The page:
Mental Health in a Pandemic

A Shoulder to Lean On

We’re now almost a year in to the pandemic that stopped life as we knew it in its tracks. As families around the world are feeling the strain, some right here in our own community now have a new shoulder to lean on.

Monique Worrell, a licensed clinical social worker and TAP Head Start’s behavioral health coordinator, recently started a mental health support group for Head Start and Early Head Start parents during these trying times. As she puts it, “Our current challenging times come along with increased stress, financial hardships, and social isolation that can lead to unhealthy coping mechanisms and depression.”

Monique hopes that by providing a community of support, as well as a series of workshops focusing on mental health and wellness topics, local families will have the tools they need to better manage the “new normal.” The workshops span an array of topics that many families may currently be struggling with, such as How to Deal with Your Child’s Behavior and Emotional Support for Virtual Learning.

Small Steps Make a Big Difference

While these workshops certainly provide invaluable information, one of the most important things a parent can do for his or her family is to make sure their own mental health is in check. Monique emphasizes basic mental wellness tips that anyone can follow, including:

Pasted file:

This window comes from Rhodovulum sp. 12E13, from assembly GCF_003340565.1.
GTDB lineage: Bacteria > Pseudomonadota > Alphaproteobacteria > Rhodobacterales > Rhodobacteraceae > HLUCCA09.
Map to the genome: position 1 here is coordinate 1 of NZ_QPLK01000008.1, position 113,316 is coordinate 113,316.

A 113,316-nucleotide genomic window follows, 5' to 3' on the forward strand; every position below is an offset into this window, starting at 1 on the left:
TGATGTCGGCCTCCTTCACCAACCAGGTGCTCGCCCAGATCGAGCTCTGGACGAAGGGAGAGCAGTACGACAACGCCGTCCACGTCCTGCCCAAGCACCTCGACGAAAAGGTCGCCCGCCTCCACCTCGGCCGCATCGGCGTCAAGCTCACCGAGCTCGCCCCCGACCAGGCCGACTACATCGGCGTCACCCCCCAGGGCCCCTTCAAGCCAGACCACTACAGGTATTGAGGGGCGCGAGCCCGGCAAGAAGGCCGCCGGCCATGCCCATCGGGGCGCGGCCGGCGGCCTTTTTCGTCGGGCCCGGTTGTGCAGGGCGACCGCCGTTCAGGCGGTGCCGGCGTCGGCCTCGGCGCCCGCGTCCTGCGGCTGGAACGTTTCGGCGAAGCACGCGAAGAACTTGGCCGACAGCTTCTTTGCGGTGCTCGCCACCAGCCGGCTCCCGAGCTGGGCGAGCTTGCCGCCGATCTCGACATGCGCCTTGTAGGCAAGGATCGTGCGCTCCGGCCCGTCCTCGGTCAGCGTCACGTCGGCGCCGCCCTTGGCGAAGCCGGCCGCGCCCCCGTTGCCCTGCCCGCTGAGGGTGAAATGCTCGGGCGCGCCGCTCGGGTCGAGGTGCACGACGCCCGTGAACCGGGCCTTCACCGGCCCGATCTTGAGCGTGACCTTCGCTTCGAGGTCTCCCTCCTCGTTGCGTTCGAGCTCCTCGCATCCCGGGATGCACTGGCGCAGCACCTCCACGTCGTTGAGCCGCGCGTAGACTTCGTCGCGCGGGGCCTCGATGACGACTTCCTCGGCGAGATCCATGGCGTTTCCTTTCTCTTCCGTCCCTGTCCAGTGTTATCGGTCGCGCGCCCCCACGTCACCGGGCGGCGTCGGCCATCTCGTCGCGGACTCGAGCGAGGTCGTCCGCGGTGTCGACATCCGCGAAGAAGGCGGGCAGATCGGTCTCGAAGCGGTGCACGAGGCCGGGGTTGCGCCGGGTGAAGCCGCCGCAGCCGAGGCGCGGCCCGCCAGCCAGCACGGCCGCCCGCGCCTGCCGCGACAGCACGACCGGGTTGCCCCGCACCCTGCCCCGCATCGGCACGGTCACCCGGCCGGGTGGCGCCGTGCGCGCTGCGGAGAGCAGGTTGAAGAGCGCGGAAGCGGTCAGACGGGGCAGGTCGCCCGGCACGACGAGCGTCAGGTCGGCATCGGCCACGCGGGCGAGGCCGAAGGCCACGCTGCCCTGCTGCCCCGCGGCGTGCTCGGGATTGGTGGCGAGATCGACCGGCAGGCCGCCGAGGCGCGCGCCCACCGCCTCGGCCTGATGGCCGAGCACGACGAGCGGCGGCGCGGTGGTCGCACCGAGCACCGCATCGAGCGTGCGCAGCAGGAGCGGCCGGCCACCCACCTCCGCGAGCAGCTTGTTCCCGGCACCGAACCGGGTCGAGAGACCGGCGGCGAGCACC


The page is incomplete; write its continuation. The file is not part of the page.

• Setting limits on when and for how long you consume news, as well as verifying sources and making sure they are reputable;
  • Following a daily routine, including getting dressed and practicing good hygiene;
  • Taking care of yourself through exercise and mindfulness; and
  • Doing meaningful things in your free time such as reading a book, crafting, organizing your home, or journaling.

Above all, Monique says it’s important to stay connected with others, maintain your social networks, and reach out for help when you need it. Whether it’s an email to friends and family, participating in a virtual support group, or calling a peer support line, sharing how you’re feeling and connecting with others who may share your experiences can go a long way in alleviating the feelings of isolation and anxiety that many are experiencing.

Lastly, you can remain confident that TAP will continue working hard to create communities of support for those who need it most—in the good times and bad.